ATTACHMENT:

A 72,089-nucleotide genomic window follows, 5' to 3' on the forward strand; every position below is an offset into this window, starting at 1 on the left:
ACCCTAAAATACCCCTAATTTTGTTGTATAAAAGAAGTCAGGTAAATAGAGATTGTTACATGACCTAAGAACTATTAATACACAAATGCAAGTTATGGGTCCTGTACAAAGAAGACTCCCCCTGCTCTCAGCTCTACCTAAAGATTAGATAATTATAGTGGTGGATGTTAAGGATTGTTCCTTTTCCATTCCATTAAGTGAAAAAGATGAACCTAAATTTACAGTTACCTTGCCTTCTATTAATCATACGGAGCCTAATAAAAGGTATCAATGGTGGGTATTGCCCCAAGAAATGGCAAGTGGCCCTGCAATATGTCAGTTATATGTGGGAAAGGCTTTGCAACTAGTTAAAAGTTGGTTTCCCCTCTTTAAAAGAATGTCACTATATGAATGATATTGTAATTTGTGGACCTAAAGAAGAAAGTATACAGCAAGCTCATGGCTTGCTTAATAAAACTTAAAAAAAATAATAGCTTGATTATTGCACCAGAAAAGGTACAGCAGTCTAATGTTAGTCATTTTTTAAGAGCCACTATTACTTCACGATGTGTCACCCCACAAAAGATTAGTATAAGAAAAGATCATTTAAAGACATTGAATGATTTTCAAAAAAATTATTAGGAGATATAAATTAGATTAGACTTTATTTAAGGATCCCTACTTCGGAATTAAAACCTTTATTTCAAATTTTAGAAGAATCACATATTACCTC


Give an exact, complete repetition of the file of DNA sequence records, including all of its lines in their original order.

A 72,089-nucleotide genomic window follows, 5' to 3' on the forward strand; every position below is an offset into this window, starting at 1 on the left:
ACCCTAAAATACCCCTAATTTTGTTGTATAAAAGAAGTCAGGTAAATAGAGATTGTTACATGACCTAAGAACTATTAATACACAAATGCAAGTTATGGGTCCTGTACAAAGAAGACTCCCCCTGCTCTCAGCTCTACCTAAAGATTAGATAATTATAGTGGTGGATGTTAAGGATTGTTCCTTTTCCATTCCATTAAGTGAAAAAGATGAACCTAAATTTACAGTTACCTTGCCTTCTATTAATCATACGGAGCCTAATAAAAGGTATCAATGGTGGGTATTGCCCCAAGAAATGGCAAGTGGCCCTGCAATATGTCAGTTATATGTGGGAAAGGCTTTGCAACTAGTTAAAAGTTGGTTTCCCCTCTTTAAAAGAATGTCACTATATGAATGATATTGTAATTTGTGGACCTAAAGAAGAAAGTATACAGCAAGCTCATGGCTTGCTTAATAAAACTTAAAAAAAATAATAGCTTGATTATTGCACCAGAAAAGGTACAGCAGTCTAATGTTAGTCATTTTTTAAGAGCCACTATTACTTCACGATGTGTCACCCCACAAAAGATTAGTATAAGAAAAGATCATTTAAAGACATTGAATGATTTTCAAAAAAATTATTAGGAGATATAAATTAGATTAGACTTTATTTAAGGATCCCTACTTCGGAATTAAAACCTTTATTTCAAATTTTAGAAGAATCACATATTACCTC